Donna Huddleston Perverts Reality With Performance

The artist’s inaugural show at Simon Lee, London, draws from the annals of cinema history – from Rainer Werner Fassbinder to Chantal Akerman

BY Gabriella Pounds in Exhibition Reviews , UK Reviews | 22 FEB 22

Stepping into ‘In Person’ – Donna Huddleston’s inaugural solo show at Simon Lee, London – is like entering a miniature amphitheatre starring alien divas and Vivienne Westwood-styled punkettes. Often emerging from rainbow spears of Caran d’Ache pencil, the Irish-Australian artist’s works pervert reality with performance. Yet, where earlier drawings – such as The Warriors (2015) – depicted Earth girls in fairy-tale sportswear, here her work has respawned to resemble a screenplay on Venus.

Personal Development (2021), for instance, comprises layered compositions. A character poses in front of dirty Venetian blinds. With her light-green skin and darker green lips, she looks like a leaf. Below her, a pink flower opens. The piece resembles a Jim Nutt drawing after immaculate plastic surgery. 

Donna Huddleston
Donna Huddleston, Shady Lady, 2021, caran d’ache on paper, 81 × 67 cm. Courtesy of the artist and Simon Lee Gallery. © Donna Huddleston.

Huddleston is a philosopher of film. Her attention to doubling – through character, piano-key motifs and split composition – recalls Rainer Werner Fassbinder’s Despair (1978). Based on the novel by Vladimir Nabokov, Fassbinder reimagines the protagonist – Hermann Hermann – as Eurotrash amid silent rain. Hermann’s infinite reflection torments him: he sees his double everywhere. In their compact mirrors, Huddleston’s characters also reflect Fassbinder’s doomed actors. For example, The Stand In (2021) pictures a star in blue eyeshadow with ultrathin, sword-like eyebrows. Her hair is wig-textured: equal parts The Bitter Tears of Petra von Kant (1972) and a kitten. While some first-person shows may float into solipsism, Huddleston never breaks her glamorous character.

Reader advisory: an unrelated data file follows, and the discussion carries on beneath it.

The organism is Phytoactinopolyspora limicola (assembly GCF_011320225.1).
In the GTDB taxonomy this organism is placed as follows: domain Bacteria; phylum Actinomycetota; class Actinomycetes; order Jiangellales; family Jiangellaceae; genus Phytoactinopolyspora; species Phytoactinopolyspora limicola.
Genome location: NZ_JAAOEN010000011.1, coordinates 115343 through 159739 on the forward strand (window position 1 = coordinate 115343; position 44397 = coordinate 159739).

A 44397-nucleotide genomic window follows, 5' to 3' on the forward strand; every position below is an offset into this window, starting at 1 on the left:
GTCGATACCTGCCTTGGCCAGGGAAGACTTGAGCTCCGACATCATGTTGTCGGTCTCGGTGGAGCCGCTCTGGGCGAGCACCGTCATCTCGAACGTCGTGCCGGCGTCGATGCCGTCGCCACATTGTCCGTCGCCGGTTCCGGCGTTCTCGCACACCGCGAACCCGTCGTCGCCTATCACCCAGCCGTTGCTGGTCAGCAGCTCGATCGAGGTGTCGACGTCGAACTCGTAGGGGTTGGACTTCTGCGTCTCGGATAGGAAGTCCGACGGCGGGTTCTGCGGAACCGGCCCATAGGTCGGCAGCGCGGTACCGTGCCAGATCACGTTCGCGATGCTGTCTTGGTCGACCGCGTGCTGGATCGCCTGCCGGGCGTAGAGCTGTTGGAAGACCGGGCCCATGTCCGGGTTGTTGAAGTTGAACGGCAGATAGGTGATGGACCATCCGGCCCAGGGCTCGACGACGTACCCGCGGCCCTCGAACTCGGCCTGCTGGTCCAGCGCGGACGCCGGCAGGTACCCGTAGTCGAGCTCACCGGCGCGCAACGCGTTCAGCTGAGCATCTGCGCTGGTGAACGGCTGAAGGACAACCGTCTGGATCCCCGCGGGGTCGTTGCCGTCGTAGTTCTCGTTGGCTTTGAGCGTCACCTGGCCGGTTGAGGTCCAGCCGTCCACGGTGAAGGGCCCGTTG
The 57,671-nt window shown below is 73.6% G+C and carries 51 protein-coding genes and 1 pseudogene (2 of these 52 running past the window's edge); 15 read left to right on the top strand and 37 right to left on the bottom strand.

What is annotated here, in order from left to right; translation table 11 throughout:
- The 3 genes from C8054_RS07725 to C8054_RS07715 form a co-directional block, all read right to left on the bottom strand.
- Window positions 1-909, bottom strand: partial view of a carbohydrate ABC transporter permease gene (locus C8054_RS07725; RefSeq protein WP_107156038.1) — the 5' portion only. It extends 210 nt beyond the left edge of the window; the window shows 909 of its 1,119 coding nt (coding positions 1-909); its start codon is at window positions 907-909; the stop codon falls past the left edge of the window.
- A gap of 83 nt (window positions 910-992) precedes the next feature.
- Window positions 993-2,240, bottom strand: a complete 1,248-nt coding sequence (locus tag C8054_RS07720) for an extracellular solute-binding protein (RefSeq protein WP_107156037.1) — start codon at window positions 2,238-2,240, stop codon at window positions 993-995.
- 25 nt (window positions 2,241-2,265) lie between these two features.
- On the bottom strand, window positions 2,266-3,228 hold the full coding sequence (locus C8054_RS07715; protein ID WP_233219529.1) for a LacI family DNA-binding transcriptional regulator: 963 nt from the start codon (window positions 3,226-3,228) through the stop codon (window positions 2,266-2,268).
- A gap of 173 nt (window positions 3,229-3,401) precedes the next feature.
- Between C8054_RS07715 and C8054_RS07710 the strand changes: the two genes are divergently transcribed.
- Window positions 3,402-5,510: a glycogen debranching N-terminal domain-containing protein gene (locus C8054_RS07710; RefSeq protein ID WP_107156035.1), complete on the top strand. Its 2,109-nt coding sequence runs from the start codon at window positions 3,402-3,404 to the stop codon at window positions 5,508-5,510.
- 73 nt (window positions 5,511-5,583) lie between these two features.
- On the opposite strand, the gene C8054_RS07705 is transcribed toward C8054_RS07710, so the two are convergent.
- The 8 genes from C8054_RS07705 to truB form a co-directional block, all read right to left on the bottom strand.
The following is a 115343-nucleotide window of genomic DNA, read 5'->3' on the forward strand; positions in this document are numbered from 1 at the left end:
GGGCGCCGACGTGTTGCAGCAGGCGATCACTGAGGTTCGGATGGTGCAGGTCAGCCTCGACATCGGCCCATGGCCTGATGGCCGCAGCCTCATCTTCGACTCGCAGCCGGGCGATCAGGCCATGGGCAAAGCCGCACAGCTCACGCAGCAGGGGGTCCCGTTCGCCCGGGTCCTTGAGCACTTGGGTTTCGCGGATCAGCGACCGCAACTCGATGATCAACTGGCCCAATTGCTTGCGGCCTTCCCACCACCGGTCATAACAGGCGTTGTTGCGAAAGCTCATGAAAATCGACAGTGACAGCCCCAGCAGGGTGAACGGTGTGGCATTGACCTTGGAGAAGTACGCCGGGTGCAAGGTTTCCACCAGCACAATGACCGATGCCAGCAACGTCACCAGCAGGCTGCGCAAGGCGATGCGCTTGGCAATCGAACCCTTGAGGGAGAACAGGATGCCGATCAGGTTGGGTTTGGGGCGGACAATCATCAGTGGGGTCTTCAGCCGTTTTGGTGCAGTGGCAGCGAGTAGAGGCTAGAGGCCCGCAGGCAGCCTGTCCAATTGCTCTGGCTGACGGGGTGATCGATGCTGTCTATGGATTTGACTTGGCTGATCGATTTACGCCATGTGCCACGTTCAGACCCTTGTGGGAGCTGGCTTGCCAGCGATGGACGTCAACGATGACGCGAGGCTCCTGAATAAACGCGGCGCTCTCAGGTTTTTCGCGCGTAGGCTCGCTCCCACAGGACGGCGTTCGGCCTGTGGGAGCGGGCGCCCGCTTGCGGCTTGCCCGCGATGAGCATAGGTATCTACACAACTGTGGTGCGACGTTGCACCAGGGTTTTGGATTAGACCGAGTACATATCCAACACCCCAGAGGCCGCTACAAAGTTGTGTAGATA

Silverpoints coil into a Hollywood Shady Lady (2021). She wears a white blouse with the texture of a bubble. Ivy twists around her. Huddleston’s formal spareness involves her screenplay phenomenology. For instance, Time Passed (2022) resembles the setting and tone of Chantal Akerman’s film Jeanne Dielman, 23 Commerce Quay, 1080 Brussels (1975). With the vacant stare of Akerman’s compressed title character, a figure rests on a bed and holds a cigarette burning white. Akerman’s film is a planet where a spoon can feel like Patrick Bateman’s chainsaw in American Psycho (2000) – which is to say that, despite materializing from wisps of smoke ‘pencil’, Huddleston’s characters are opaque and resilient. 

Donna Huddleston
Donna Huddleston, Brighter, 2021, caran d’ache on paper, 148 × 81 cm. Courtesy of the artist and Simon Lee Gallery. © Donna Huddleston.

Brighter (2021), however, is as baroque pop as The Beach Boy’s song ‘Surf’s Up’ (1971). A solar-orange disk inflames a comic-book caped protagonist. The stratosphere appears studded in weird, light-green and gold stars. Spindly blue veins poke from her raised arm. She could be an unusually hieratic extra in the television show The Sopranos (1999–2007) or the anime-eyed Mia Farrow in Roman Polanski’s Rosemary’s Baby (1968). Meanwhile, Capricorn One (2021) contains a yellow figure with an ash-blonde ponytail. She has a bright cupid’s bow and silvery eyeballs like water in nebulae. 

Akerman famously told a reporter in 1982: ‘The more particular I am, the more I address the general.’ ‘In Person’ emanates a related sensibility. Huddleston spins her own memories (and face) into something totally extra-terrestrial, while raising wider questions: how do artists approach self-performance in the age of social media, when apps such as TikTok and Instagram appear to be Narcissus’s plasma lake? How do artists express – not moralize – their inner depth while taming the fat, relentless ego? Isn’t vanity the enemy of good art?

Donna Huddleston, ‘In Person’ is at Simon Lee, London, until February 26 

Main image: Donna Huddleston, The Stand In (detail), 2021, caran d’ache on paper, 106 × 78 cm. Courtesy of the artist and Simon Lee Gallery. © Donna Huddleston.

Gabriella Pounds is a writer and editor based in London, UK.